In my work as a professional facilitator here at The Brooks Group, I teach salespeople that the purpose of a professional salesperson is not to make individual sales, but rather to build long-term relationships that will result in repeat business and delighted customers who will cheerfully refer you to people just like themselves who could use your services or products. Recently, I had an experience with a saleswoman who lives and breathes that philosophy. My wife (Jean) and I just returned from a trip to Hawaii to celebrate our 25th wedding anniversary. It was a spectacular trip, made possible with the assistance of a remarkable travel agent named Kay Ryan, from Maui Vacation Consultants. “Maui Kay,” as she is affectionately known by her clients, is an Air Force veteran who has lived on the island of Maui for more than 20 years. Like many other people traveling today, I checked the Internet ahead of time, looking on my own for ‘great deals’ and information about the types of activities we might enjoy. We had been to Maui on our honeymoon in 1985, loved it, and wanted to go back. Back then – before the Internet – we employed the services of a travel agency and never regretted it. Consequently, we decided to seek the services of another travel professional, and we came across Kay Ryan’s website. Kay understands her products and services inside and out and can explain them to her customers in simple, meaningful terms – a great lesson for any sales professional.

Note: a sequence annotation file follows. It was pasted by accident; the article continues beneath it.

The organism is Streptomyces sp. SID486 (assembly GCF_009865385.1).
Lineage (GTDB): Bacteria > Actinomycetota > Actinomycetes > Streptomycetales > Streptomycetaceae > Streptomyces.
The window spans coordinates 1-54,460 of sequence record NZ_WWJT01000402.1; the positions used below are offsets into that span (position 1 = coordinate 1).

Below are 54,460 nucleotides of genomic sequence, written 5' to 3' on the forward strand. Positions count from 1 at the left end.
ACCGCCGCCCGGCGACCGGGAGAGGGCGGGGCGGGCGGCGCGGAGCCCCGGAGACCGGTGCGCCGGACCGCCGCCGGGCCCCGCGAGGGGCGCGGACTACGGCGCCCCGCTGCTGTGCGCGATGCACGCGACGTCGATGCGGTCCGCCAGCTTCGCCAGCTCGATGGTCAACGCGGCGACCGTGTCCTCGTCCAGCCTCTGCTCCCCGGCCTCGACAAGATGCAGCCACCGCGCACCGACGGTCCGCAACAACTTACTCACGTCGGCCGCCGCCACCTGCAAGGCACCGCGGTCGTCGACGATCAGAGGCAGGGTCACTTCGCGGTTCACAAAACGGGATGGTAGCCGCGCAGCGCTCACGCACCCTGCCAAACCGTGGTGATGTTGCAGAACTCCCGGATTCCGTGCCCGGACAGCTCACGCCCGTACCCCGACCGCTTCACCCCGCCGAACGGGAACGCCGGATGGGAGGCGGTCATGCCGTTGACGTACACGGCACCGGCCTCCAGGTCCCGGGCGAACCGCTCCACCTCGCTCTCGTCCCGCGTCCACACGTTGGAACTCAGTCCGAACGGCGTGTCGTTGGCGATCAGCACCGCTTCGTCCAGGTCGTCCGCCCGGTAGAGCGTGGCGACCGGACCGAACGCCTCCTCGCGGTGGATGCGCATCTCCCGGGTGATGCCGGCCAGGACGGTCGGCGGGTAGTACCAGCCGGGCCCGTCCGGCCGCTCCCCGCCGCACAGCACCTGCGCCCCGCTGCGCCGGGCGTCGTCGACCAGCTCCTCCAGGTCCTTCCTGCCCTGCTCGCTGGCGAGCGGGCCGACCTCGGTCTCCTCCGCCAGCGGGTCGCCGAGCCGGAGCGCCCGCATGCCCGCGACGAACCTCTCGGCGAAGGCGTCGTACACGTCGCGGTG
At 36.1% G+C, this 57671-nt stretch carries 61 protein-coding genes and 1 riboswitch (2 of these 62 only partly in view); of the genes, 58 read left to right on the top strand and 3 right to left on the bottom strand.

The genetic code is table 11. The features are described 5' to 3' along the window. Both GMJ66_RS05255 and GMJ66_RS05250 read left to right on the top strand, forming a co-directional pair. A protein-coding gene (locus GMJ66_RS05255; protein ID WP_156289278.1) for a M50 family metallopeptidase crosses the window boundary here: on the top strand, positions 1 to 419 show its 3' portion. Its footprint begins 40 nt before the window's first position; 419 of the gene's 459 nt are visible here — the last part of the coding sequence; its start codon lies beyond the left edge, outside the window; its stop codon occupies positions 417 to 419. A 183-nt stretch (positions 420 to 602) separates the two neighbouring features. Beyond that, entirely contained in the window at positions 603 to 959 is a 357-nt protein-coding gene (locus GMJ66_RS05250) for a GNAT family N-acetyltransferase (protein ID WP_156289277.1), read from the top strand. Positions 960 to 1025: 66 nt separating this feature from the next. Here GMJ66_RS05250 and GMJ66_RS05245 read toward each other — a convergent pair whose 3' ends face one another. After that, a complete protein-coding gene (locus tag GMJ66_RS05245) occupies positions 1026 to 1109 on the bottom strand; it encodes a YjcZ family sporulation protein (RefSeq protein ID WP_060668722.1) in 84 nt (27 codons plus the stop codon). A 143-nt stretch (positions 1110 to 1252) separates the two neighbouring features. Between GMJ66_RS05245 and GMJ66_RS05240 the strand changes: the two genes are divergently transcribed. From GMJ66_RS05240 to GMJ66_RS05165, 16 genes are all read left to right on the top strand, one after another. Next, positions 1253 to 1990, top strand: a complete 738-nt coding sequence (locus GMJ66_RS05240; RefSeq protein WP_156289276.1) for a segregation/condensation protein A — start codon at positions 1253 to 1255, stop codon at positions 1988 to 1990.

She is also customer-focused. Kay digs deep into what’s important to you, not what’s easy or good for her. Months in advance of the trip she was asking probing questions about the types of recreational activities we preferred, our budget range, meal preferences, air and ground travel choices and more. After listening to us, Kay made her recommendations to us. Kay even suggested that we take our inter-island flight from Honolulu into a small airport near our hotel, thus saving us a long drive from a larger airport on the other side of the island. That small detail is indicative of her overall detailed approach to planning your unforgettable vacation and something that we, as the customers, noticed and appreciated. Remember, as a sales professional, you don’t have to be 20 to 25 percent better than your competition; you just have to be 2 to 3 percent better for your customers to appreciate and respect the work you do. During our stay, Kay personally delivered some of our events tickets. She could have simply dropped them off at the front desk, but she didn’t. Instead, she used the opportunity to gather feedback on how well we were enjoying our vacation and see if there were any problems that needed addressing or opportunities to be of further service. How often do you check with your customers to see if they are satisfied? Or do you just assume that if you don’t hear anything, then everything must be okay? Perhaps you’re missing a great opportunity to solve a problem or upsell your customer on a new product or service. As a sales professional you have the opportunity to make your relationships with your clients go above and beyond that of a supplier and a customer. Years of research here at The Brooks Group have shown that when you promise a lot and deliver even more you set yourself apart from other salespeople. You become the person your clients will remember and will want to do business with again and again.